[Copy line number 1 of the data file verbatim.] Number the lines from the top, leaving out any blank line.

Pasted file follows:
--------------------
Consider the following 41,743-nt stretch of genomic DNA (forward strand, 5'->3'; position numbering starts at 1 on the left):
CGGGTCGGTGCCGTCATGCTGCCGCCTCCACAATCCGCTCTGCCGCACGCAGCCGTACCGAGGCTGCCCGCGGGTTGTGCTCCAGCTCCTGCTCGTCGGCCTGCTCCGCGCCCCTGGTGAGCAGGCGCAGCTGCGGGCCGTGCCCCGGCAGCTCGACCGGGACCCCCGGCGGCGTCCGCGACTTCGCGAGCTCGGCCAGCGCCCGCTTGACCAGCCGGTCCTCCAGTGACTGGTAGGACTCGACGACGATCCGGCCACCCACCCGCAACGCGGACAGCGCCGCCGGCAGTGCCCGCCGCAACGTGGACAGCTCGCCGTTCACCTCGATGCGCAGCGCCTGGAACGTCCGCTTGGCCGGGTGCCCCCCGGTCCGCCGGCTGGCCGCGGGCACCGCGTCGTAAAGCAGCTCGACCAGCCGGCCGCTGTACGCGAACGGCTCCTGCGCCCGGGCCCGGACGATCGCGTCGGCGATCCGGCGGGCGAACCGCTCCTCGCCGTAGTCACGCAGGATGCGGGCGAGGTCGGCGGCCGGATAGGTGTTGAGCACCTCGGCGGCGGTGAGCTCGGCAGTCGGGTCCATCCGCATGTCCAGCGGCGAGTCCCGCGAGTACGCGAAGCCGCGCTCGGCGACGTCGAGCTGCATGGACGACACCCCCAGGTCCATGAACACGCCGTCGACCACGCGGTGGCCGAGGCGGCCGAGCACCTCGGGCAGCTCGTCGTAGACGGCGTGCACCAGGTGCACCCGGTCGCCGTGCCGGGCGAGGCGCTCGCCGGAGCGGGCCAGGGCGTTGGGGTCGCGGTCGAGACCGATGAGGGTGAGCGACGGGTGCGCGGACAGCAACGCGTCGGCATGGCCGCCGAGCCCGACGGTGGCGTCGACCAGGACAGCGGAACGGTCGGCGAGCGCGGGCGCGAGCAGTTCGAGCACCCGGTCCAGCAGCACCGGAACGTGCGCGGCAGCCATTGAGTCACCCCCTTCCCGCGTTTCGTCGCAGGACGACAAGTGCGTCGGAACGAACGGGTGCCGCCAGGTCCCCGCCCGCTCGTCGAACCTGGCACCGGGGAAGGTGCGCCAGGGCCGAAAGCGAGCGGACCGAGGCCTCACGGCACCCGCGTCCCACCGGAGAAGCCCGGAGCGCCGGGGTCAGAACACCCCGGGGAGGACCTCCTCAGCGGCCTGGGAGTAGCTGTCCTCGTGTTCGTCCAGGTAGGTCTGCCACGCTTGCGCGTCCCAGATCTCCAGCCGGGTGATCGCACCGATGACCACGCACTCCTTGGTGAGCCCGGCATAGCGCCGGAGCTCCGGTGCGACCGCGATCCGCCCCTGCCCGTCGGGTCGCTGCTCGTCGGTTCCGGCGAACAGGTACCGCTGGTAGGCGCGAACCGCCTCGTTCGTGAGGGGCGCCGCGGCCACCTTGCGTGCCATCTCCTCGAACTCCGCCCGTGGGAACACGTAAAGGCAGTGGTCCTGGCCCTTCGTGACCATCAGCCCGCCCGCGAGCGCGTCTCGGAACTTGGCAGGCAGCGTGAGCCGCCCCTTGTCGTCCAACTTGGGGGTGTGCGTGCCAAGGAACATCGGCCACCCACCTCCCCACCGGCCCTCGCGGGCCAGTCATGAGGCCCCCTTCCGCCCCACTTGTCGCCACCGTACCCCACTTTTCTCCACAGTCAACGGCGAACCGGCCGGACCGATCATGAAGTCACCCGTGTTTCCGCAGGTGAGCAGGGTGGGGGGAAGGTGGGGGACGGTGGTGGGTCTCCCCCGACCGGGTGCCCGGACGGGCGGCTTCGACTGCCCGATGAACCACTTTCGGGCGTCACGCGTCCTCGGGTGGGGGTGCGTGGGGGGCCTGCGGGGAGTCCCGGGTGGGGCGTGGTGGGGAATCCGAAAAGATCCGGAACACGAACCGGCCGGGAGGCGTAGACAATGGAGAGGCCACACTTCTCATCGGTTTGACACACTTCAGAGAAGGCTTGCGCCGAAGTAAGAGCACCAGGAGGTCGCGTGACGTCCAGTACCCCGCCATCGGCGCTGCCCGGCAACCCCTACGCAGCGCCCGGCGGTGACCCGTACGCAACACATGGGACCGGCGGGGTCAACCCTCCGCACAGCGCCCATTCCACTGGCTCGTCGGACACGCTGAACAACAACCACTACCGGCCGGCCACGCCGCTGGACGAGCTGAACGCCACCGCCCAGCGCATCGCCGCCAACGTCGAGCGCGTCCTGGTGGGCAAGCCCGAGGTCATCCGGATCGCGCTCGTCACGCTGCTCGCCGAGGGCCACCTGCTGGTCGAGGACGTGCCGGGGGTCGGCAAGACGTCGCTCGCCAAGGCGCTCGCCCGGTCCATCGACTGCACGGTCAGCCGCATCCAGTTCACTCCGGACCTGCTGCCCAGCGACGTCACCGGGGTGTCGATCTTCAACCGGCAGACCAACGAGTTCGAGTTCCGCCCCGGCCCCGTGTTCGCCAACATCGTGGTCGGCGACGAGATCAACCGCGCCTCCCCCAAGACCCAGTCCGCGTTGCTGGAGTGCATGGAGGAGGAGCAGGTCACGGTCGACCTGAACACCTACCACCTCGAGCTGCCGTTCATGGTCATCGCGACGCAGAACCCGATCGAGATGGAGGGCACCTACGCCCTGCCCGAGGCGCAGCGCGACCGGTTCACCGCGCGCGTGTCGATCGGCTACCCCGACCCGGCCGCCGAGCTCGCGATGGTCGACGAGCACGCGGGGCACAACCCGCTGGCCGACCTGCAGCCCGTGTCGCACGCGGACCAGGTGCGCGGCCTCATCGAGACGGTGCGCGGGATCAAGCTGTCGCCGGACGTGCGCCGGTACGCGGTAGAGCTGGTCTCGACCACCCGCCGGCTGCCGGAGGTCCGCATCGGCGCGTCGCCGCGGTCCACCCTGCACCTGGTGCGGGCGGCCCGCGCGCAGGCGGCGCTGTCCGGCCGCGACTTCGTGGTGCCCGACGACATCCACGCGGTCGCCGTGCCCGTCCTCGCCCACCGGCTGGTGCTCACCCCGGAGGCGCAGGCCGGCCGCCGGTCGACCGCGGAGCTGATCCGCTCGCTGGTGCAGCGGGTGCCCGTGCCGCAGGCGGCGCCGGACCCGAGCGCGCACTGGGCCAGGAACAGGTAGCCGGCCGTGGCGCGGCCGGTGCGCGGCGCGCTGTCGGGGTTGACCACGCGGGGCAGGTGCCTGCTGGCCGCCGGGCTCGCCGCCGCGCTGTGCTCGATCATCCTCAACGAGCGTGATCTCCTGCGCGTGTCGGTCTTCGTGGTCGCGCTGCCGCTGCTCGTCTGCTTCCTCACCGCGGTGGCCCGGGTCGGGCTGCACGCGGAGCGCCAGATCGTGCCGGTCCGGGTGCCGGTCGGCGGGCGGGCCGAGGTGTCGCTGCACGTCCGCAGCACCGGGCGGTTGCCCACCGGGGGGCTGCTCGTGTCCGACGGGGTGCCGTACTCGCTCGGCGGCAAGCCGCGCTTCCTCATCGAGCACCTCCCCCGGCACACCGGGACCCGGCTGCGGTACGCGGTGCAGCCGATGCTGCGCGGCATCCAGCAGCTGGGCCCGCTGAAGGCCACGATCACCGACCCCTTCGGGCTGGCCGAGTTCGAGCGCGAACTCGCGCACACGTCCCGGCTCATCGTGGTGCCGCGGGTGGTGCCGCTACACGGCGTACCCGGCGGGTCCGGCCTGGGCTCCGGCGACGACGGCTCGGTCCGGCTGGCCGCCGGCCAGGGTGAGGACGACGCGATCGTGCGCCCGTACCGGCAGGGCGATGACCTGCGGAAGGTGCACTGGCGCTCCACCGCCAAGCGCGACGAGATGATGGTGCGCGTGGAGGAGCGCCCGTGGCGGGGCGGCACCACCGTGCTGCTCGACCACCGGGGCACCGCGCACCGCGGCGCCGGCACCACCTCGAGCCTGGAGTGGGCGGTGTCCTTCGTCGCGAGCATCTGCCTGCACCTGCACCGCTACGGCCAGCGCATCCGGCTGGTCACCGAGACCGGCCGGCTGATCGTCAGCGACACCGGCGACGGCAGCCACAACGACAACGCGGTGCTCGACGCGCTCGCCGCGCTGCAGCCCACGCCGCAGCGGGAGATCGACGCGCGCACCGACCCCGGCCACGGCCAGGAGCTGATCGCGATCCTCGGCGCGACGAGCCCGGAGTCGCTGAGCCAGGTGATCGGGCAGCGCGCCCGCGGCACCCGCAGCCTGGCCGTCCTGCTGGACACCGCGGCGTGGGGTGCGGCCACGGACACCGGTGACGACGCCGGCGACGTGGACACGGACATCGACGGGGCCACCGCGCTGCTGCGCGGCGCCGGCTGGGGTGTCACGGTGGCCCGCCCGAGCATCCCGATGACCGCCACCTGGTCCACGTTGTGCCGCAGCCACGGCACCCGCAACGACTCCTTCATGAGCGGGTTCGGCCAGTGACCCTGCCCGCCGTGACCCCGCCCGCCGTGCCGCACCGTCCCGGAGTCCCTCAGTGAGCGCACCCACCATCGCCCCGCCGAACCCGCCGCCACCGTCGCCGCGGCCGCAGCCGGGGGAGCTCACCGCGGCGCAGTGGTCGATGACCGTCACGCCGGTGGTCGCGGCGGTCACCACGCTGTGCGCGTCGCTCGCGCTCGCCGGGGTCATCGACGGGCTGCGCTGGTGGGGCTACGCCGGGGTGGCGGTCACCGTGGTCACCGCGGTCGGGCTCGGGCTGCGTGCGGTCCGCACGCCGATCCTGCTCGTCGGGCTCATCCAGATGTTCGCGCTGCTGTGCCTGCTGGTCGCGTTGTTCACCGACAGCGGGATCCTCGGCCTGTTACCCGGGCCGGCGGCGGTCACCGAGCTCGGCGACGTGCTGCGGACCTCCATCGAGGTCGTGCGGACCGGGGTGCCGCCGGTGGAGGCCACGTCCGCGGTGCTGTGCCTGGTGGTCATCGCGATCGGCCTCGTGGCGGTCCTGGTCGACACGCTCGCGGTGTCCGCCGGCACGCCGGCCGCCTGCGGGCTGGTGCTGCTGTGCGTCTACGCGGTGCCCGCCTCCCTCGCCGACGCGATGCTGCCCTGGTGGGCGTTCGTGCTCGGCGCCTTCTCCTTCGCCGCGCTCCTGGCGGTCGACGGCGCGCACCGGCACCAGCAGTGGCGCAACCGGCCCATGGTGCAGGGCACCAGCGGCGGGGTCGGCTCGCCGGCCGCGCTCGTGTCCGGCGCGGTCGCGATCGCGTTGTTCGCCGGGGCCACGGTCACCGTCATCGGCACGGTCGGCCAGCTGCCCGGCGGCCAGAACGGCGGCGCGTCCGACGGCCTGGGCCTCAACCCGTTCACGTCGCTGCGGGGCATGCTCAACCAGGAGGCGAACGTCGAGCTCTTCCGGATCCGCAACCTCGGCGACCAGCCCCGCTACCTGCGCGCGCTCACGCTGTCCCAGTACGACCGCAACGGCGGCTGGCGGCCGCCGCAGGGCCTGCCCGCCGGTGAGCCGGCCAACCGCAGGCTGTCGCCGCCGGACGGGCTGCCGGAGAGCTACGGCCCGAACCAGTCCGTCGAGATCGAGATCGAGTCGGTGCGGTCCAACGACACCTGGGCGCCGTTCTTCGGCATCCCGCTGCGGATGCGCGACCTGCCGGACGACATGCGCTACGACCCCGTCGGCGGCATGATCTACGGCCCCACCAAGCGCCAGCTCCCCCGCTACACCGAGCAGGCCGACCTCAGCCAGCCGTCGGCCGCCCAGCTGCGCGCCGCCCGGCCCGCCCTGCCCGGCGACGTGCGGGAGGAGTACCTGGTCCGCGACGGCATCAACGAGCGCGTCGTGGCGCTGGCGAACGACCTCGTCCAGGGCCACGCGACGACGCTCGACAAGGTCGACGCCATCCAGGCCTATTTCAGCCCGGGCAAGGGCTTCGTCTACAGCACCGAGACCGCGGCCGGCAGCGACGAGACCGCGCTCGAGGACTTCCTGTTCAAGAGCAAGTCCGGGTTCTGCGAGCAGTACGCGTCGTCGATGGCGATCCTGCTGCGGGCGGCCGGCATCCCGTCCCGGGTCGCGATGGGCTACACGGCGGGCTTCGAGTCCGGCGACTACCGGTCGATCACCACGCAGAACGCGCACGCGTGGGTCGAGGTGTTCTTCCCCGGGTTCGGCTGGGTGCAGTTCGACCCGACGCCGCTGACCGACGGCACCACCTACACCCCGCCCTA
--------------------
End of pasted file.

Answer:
Consider the following 41,743-nt stretch of genomic DNA (forward strand, 5'->3'; position numbering starts at 1 on the left):